By Jacob L. Shapiro
This week will be an auspicious one in China’s long and storied history. Chinese lawmakers are expected to rubber stamp a proposal by top Chinese Communist Party officials to abolish term limits on the presidency. It is a major break with more than 40 years of Chinese political norms, and it puts an inordinately large amount of power in the hands of a single person: President Xi Jinping, who is already a peerless figure of authority in China and who, after all, presumably initiated the abolition of term limits in the first place.
How Xi wields this power will have a profound effect on China’s future, and the early signs of his intentions have been strange, to say the least. At a gathering to celebrate what would have been the 120th birthday of Zhou Enlai, the first premier of the People’s Republic of China, Xi gave a long and effusive speech, during which he praised Zhou as a model of Chinese virtue. (When the speech was over, Premier Li Keqiang – whose power Xi has methodically curtailed in the last five years – praised Xi’s leadership of the CPC into the future.) This stands in stark contrast to the speech Xi delivered in 2013 on what would have been Mao Zedong’s 120th birthday. In so many words, Xi said Mao was a human being like any other who should be held accountable just as much for his failures as for his successes.
On the one hand, Xi is raising the possibility that he might become the first Chinese leader since Mao to govern China as dictator-for-life. On the other hand, Xi has gone out of his way to criticize Mao and praise Zhou, Mao’s closest and most loyal comrade, who, despite his service and devotion, was purged from power for trying to curb Mao’s excesses. Like I said, strange to say the least.
A Man Like Mao
Mao was a leader of world-historical importance, but it’s perfectly reasonable for Xi to point out his failures. There are many such failures to choose from, including ignoring his military commanders during the Korean War and the brutal purges of the Cultural Revolution. But none of Mao’s missteps were more destructive or more representative of his leadership style than the Great Leap Forward, Mao’s ambitious plan to vault China into the top industrial powers of the world. The Great Leap Forward failed for many reasons, but among the most important was that provincial Chinese bureaucrats were so terrified of Mao’s retribution that they falsified the data they gave the CPC. Seeing only what he was provided, Mao thought China was becoming stronger when in fact it was falling deeper into disrepair. By the time he got wise to reality, more than 45 million were dead.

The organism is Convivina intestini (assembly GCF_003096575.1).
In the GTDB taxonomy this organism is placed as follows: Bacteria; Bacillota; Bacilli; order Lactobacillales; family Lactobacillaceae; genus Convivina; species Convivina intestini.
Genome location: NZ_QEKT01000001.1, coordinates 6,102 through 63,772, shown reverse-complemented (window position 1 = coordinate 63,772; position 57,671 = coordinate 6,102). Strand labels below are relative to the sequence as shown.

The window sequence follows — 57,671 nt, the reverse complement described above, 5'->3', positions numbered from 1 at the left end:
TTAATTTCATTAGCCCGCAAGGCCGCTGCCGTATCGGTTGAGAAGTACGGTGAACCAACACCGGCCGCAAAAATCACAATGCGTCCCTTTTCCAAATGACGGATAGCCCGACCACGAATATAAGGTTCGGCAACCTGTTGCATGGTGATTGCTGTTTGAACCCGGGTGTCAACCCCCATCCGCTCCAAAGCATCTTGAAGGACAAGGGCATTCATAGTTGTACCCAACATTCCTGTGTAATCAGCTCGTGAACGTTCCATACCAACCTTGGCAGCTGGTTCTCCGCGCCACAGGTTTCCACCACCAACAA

The irony is that the paranoia and ambition that led to mistakes such as the Great Leap Forward were also responsible for Mao’s overall success. Mao believed that China could be free and strong only if it abandoned its past. He blamed China’s weakness in part on Chinese culture, and he sought to obliterate that culture and to replace it with a new resilient spirit of Chinese nationalism. Mao distrusted China’s vast bureaucracy because it had collaborated with foreign invaders, only to realize upon coming to power that China was too vast to rule without a bureaucracy. This led to a never-ending cycle of chaos, whereby Mao would carry out wide-ranging purges even if it meant rendering policy initiatives ineffective because China was more important than any single policy initiative. By the end of Mao’s rule, China was in chaos, but China was also independent and united.
The price China had paid for its sovereignty was extremely expensive. After Mao died, presidential term limits were instituted in 1982 in China as part of a broader effort to prevent men like Mao from coming to power ever again. The CPC still admires Mao, but the party line is that 70 percent of what he did was right and 30 percent was wrong – a remarkable party line in a country where political dissent is so carefully regulated. The CPC saw that a man like Mao, necessary as he was to unite China under the rule of one government, could not make China a world-class power. In fact, at a certain point, a man like Mao only prevented China from reaching its true potential. Mao’s successor, Deng Xiaoping, himself purged by Mao three different times, knew firsthand how destructive Mao’s leadership style was, and it was Deng who decided that the most important thing he could give China was a model for a peaceful and orderly transition of power to a younger generation. In place of these men now stands Xi, who is erasing Deng’s model as he claims the throne of the Middle Kingdom.